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He said he had campaigned for a new hospital for Harlow, something he said was confirmed in the Government's recent Levelling Up White Paper.

He went on: "I am meeting with the Health Secretary Sajid Javid this evening to discuss the new hospital and the pressures on our A&E.

"I have also discussed the immediate issues of the delays in A&E with the hospital Chief Executive."

He added he was also trying to improve GP services.

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On Wednesday Labour leader Sir Keir Starmer hit out at Boris Johnson over his "wanting and inadequate" NHS standards and told the House of Commons a heartbreaking story from one of his constituents who was unable to get an ambulance to his house.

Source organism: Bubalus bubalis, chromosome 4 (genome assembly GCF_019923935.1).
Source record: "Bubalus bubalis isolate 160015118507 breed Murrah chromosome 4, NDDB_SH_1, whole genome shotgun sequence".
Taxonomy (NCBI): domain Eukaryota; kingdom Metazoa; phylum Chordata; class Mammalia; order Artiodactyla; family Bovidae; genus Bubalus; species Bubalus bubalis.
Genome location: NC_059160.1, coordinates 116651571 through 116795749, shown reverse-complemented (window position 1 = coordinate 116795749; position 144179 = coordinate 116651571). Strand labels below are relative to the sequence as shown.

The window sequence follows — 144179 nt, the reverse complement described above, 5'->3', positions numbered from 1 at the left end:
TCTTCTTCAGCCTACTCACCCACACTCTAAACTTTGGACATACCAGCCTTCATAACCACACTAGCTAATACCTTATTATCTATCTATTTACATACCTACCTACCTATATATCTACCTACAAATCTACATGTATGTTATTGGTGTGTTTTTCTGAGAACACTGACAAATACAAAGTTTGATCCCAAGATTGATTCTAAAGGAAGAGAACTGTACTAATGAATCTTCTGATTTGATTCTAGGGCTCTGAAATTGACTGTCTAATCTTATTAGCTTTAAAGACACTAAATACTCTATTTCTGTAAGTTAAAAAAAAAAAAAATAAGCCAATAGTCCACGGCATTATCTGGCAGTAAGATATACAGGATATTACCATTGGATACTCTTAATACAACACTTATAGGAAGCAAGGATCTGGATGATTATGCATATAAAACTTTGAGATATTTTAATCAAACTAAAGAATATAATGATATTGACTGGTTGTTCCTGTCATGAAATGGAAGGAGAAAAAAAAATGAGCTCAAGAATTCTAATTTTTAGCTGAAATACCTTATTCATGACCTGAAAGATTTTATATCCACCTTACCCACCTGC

"I also spoke to Akshay Patel," said Sir Keir.

"Last year, his mother woke up unable to breathe.

"Akshay called 999 six times.

"In his last call, he said: 'I rang an hour ago for an ambulance as she had difficulty breathing. Now she's dead.'"

Patients face long waits upon arrival to A&E
Patients face long waits upon arrival to A&E. Picture: Alamy

Sir Keir accused the Prime Minister of making 24 hours in A&E his "policy".

"In March, [Mr Johnson] proposed changing the NHS contract," he said.

"He wants to double the length of time patients can be made to wait for surgery from one year to two years.

"On top of that he scrapped zero tolerance of 12-hour waits at A&E.

"24 hours at A&E used to be a TV programme – now it's his policy."

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The Government has conceded it needs to make changes to the NHS, with health secretary Sajid Javid saying it was a "Blockbuster healthcare system in the age of Netflix".